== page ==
Iran's new President claims he has a secret plan for gaining the release of the 50 American hostages held in Tehran.President Abolhassan Bani-Sadr said in a radio interview Wednesday that the plan had been approved by Iran's religious leader, Ayatollah Ruhollah Khomeini, but he provided no details.
Other current signs that the hostage crisis is nearing resolution are:
* In Tehran, the secretary of the Revolutionary Council, Ayatollah Muhammad Beheshti, said Wednesday that the problem might be resolved before the parliamentary elections, recently postponed from March 8 to March 14.
* In Washington, State Department spokesman Hodding Carter III refused Tuesday to make any comment on reports that things were moving forward on the hostage question. He said official comment "on each proposal, suggestion, and rumor . . . is neither necessary or productive."
Presumably Mr. Carter's reticence was to avoid jeopardizing behind-the-scenes negotiations for release of the 50 hostages held at the US Embassy in Tehran. Informed opinion from the United Nations is that whatever is being worked out is not likely to bear fruit for at least a couple of weeks, Monitor correspondent Geoffrey Godsell reports.
The formula for releasing the hostages turns on a proposal intended to satisfy the pride and the demands of Iran's revolutionary leadership: an international tribunal or commission to hear charges against the ousted Shah for misdeeds while he enjoyed US patronage.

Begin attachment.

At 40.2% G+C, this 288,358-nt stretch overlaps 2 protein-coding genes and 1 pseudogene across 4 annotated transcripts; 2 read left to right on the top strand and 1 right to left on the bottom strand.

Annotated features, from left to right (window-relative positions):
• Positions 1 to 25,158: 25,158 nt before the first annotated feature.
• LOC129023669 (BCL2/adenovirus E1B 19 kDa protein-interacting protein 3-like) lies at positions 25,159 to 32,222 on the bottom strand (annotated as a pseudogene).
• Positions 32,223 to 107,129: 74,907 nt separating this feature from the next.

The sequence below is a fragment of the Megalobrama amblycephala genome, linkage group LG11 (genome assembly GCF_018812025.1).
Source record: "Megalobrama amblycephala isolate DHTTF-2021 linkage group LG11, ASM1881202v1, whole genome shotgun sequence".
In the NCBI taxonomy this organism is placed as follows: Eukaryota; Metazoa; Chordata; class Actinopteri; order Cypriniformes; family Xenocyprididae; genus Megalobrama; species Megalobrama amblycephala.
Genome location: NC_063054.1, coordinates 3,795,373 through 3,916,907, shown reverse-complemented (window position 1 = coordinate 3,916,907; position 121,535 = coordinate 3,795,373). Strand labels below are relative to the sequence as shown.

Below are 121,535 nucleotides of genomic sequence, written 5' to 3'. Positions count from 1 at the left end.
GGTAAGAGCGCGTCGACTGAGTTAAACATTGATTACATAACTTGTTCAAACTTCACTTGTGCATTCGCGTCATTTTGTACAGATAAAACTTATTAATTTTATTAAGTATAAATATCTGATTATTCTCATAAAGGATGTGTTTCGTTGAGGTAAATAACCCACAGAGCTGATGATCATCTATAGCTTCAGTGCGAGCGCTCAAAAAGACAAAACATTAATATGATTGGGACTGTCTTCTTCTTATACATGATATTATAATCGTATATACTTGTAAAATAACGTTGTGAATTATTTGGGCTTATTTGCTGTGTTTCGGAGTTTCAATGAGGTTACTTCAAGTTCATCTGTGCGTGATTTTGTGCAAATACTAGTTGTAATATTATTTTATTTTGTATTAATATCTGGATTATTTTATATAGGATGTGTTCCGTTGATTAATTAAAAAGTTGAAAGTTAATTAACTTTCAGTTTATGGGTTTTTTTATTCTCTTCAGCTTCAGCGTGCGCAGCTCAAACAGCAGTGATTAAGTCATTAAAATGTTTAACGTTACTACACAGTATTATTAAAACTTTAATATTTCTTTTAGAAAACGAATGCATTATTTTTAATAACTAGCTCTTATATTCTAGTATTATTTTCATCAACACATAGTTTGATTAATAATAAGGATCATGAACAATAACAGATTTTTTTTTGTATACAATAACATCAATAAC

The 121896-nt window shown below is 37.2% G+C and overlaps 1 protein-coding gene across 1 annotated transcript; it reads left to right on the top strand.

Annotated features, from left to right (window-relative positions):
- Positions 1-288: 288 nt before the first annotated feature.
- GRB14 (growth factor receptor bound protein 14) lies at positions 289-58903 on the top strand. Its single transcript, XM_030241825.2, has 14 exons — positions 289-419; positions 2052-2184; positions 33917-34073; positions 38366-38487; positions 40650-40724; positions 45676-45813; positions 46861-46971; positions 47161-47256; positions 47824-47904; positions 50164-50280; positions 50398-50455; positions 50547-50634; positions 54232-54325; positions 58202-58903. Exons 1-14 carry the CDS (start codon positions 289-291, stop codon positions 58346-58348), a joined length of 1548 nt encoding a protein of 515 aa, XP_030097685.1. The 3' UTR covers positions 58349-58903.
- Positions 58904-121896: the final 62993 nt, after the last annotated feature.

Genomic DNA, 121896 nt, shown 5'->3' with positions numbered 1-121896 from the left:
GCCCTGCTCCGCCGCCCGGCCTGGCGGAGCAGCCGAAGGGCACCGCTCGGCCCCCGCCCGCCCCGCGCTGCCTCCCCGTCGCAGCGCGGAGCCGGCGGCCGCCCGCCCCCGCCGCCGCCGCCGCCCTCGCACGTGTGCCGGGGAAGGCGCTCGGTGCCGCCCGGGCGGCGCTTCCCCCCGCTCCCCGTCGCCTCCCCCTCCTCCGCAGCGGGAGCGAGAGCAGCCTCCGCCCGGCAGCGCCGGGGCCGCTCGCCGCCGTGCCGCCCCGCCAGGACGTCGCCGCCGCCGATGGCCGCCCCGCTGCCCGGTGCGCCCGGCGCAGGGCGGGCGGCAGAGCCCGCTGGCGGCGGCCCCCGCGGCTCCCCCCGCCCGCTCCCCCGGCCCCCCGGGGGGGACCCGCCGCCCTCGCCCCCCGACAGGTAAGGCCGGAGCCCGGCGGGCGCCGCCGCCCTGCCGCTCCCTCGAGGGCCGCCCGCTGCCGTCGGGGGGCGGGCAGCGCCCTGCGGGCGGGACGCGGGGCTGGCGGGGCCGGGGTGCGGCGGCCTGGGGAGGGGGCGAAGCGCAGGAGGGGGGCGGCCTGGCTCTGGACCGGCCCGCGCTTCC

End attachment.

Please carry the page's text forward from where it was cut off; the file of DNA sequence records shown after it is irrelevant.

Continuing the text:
Iran's new President, Abolhassan Bani-Sadr, told the French newspaper Le Monde that return of the Shah to face trial in Iran was not a prerequisite for release of the hostages. But Iran, he said, would continue to insist on the Shah's extradition from Panama, where the monarch now lives in exile.
Ayatollah Beheshti's statement about the possibility of the hostages' release in the coming weeks is particularly significant. It implies that President Bani-Sadr has gained the concurrence of both the Revolutionary Council and of Ayatollah Beheshti himself to a negotiated compromise settlement of the crisis.
Until now, both the Ayatollah and a majority on the council were thought to be hard-liners, likely to resist moves by Mr. Bani-Sadr toward moderation.
Mr. Bani-Sadr's next step is to get the concurrence, or at least the compliance, of the hostage-holders in freeing the captives on terms short of their original demand: the handing over of the Shah in return for the hostages.